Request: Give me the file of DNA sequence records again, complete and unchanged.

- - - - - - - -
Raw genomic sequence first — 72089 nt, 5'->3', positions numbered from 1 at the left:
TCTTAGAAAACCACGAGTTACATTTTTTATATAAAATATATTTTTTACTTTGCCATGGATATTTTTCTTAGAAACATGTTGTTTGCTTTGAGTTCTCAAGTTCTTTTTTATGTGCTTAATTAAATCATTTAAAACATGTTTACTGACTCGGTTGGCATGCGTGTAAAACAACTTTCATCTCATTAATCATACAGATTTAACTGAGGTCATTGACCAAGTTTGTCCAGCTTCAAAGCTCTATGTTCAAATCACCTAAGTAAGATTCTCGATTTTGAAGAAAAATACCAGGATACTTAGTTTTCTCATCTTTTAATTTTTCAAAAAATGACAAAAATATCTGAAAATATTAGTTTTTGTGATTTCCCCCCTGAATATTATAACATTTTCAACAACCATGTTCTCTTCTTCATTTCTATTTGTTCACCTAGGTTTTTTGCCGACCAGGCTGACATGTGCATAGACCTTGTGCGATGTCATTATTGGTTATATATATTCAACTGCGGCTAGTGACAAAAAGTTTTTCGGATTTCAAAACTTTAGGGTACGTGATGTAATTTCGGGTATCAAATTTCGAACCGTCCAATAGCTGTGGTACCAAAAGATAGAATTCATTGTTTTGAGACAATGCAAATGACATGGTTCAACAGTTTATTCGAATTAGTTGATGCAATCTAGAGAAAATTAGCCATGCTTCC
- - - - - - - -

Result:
Raw genomic sequence first — 72089 nt, 5'->3', positions numbered from 1 at the left:
TCTTAGAAAACCACGAGTTACATTTTTTATATAAAATATATTTTTTACTTTGCCATGGATATTTTTCTTAGAAACATGTTGTTTGCTTTGAGTTCTCAAGTTCTTTTTTATGTGCTTAATTAAATCATTTAAAACATGTTTACTGACTCGGTTGGCATGCGTGTAAAACAACTTTCATCTCATTAATCATACAGATTTAACTGAGGTCATTGACCAAGTTTGTCCAGCTTCAAAGCTCTATGTTCAAATCACCTAAGTAAGATTCTCGATTTTGAAGAAAAATACCAGGATACTTAGTTTTCTCATCTTTTAATTTTTCAAAAAATGACAAAAATATCTGAAAATATTAGTTTTTGTGATTTCCCCCCTGAATATTATAACATTTTCAACAACCATGTTCTCTTCTTCATTTCTATTTGTTCACCTAGGTTTTTTGCCGACCAGGCTGACATGTGCATAGACCTTGTGCGATGTCATTATTGGTTATATATATTCAACTGCGGCTAGTGACAAAAAGTTTTTCGGATTTCAAAACTTTAGGGTACGTGATGTAATTTCGGGTATCAAATTTCGAACCGTCCAATAGCTGTGGTACCAAAAGATAGAATTCATTGTTTTGAGACAATGCAAATGACATGGTTCAACAGTTTATTCGAATTAGTTGATGCAATCTAGAGAAAATTAGCCATGCTTCC